Francis Kateh, Liberia’s chief medical officer and deputy minister of health, visited UBC yesterday to discuss his team’s hard-fought victory against Ebola in Liberia.
“We are [still] at the edge, but we are cautiously optimistic,” said Kateh, referring to the ongoing crisis in Liberia’s neighbouring countries, Sierra Leone and Guinea.
Kateh spoke to a crowd of just under 50 people of all ages, many of whom participated in a question period at the end. Allison Liu, a fifth year student, asked Ketah what he would have changed about their approach. The answer was two things: shoring up their spotty healthcare system before the outbreak and recognizing the strength of community earlier on.
“We both came here to get a first hand account from someone who’d been on the ground,” said Liu, about herself and her third-year friend Himani Bhatnagar. “First-hand accounts like this are a far better opportunity to understand an issue rather than relying solely on second-hand information."
After the first case of Ebola in Liberia in late March 2014 the virus spread quickly, peaking in that country at 300 to 400 new cases a month in August and September and leading to the "longest, and most complex outbreak since Ebola first emerged in 1976", according to the World Health Organization (WHO).
According to the WHO, Liberia identified 3,150 laboratory-confirmed cases of Ebola and 4,806 dead before the country was officially declared Ebola free on May 9, 2015, 42 days after the last laboratory-confirmed case was buried.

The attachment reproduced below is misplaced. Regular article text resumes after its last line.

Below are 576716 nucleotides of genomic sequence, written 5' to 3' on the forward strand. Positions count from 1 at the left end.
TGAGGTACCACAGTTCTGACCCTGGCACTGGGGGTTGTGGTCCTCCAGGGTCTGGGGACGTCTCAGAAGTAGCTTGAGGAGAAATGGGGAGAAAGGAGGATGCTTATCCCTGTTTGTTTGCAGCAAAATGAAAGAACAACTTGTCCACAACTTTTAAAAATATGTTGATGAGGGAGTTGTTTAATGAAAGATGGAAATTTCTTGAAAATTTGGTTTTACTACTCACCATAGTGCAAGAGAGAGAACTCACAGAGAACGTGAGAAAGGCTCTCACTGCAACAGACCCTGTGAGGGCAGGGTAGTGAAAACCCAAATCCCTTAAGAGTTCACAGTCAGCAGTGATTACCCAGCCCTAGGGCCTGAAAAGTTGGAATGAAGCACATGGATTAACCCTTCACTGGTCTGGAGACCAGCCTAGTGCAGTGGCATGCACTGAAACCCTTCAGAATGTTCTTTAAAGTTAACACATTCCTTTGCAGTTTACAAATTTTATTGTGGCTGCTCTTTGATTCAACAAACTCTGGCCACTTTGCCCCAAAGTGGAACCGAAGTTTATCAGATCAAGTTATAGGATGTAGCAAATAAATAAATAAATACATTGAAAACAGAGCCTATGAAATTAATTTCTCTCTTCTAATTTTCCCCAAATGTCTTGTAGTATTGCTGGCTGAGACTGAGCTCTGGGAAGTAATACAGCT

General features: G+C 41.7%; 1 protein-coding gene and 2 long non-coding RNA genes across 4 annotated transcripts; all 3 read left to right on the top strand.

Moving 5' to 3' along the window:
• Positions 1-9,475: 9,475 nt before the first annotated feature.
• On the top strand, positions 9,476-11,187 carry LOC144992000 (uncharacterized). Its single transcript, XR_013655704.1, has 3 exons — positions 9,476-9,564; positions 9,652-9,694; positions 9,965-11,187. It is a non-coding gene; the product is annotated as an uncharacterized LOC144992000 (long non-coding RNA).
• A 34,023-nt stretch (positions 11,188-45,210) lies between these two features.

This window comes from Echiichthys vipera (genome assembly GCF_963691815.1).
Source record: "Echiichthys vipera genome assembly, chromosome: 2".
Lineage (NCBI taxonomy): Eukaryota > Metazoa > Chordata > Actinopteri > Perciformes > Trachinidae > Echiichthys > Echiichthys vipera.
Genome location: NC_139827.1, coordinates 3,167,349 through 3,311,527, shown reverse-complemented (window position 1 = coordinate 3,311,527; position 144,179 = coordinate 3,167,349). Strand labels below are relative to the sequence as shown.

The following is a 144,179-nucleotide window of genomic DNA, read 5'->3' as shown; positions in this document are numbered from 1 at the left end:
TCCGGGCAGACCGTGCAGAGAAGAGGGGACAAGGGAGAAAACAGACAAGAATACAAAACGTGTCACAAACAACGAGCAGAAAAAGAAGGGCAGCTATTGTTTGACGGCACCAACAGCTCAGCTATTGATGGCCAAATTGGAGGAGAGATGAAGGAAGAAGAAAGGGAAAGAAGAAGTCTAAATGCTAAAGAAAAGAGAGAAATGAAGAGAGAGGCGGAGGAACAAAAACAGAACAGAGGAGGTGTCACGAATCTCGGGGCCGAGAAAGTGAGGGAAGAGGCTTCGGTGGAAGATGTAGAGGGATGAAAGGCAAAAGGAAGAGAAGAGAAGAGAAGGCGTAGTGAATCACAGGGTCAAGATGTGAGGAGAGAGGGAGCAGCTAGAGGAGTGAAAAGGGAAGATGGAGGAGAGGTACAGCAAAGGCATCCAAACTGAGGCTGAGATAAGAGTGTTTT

Kateh emphasized collaboration with local influencers and the community as a key component to their success.
"The key to fighting any disaster is community engagement,” said Kateh. “If the community is not involved, you can have a brilliant idea but you'll get nowhere."
Liberia learned that the hard way, however, after beginning with a military-led strategy. Ketah said after a civilian shooting they quickly abandoned that strategy in favour of the collaborative community approach.
The 2014 outbreak was different than any before it because an Ebola survivor started the epidemic. Authorities now know that Ebola survivors are still contagious through sexual intercourse up to three months after -- before that it was only known to pass through touch from a live or dead host.
“It changed everything we knew about Ebola,” said Kateh.
Another unique challenge of the 2014 outbreak was the safety of the healthcare staff, who are overworked. WHO recommends 23 healthcare workers per 10,000 people. Ketah says it’s three per 10,000 in Liberia, while the African average is 2.6 in 10,000.
“That difference shows you the deficit we have in Liberia,” said Ketah. Those workers also faced shortages of personal protective equipment, which contributed to a high volume of healthcare workers falling ill. In total 378 health workers grew sick and 192 died.
As of June 17, 2015, the WHO reports 11,193 total deaths from the 2014 Ebola outbreak including probable, confirmed and suspected.